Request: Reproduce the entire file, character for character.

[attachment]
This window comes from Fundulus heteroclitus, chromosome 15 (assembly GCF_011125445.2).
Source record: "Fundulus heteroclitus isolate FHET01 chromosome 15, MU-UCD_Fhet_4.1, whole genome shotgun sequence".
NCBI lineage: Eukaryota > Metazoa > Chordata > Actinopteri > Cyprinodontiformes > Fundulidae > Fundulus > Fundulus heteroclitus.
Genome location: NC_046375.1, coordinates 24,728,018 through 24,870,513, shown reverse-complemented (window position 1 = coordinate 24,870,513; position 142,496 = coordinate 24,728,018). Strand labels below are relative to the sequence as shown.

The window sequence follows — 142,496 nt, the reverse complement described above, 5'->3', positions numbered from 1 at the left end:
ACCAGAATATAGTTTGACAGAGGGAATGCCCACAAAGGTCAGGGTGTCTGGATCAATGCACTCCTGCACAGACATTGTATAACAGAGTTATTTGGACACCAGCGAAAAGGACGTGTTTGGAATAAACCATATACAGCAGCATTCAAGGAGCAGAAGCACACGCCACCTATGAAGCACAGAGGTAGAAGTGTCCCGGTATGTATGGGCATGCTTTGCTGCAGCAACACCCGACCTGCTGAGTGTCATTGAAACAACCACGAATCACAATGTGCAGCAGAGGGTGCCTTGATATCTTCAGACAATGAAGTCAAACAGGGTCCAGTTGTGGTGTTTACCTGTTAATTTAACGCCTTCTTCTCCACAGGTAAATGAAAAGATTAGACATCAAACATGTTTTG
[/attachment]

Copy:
This window comes from Fundulus heteroclitus, chromosome 15 (assembly GCF_011125445.2).
Source record: "Fundulus heteroclitus isolate FHET01 chromosome 15, MU-UCD_Fhet_4.1, whole genome shotgun sequence".
NCBI lineage: Eukaryota > Metazoa > Chordata > Actinopteri > Cyprinodontiformes > Fundulidae > Fundulus > Fundulus heteroclitus.
Genome location: NC_046375.1, coordinates 24,728,018 through 24,870,513, shown reverse-complemented (window position 1 = coordinate 24,870,513; position 142,496 = coordinate 24,728,018). Strand labels below are relative to the sequence as shown.

The window sequence follows — 142,496 nt, the reverse complement described above, 5'->3', positions numbered from 1 at the left end:
ACCAGAATATAGTTTGACAGAGGGAATGCCCACAAAGGTCAGGGTGTCTGGATCAATGCACTCCTGCACAGACATTGTATAACAGAGTTATTTGGACACCAGCGAAAAGGACGTGTTTGGAATAAACCATATACAGCAGCATTCAAGGAGCAGAAGCACACGCCACCTATGAAGCACAGAGGTAGAAGTGTCCCGGTATGTATGGGCATGCTTTGCTGCAGCAACACCCGACCTGCTGAGTGTCATTGAAACAACCACGAATCACAATGTGCAGCAGAGGGTGCCTTGATATCTTCAGACAATGAAGTCAAACAGGGTCCAGTTGTGGTGTTTACCTGTTAATTTAACGCCTTCTTCTCCACAGGTAAATGAAAAGATTAGACATCAAACATGTTTTG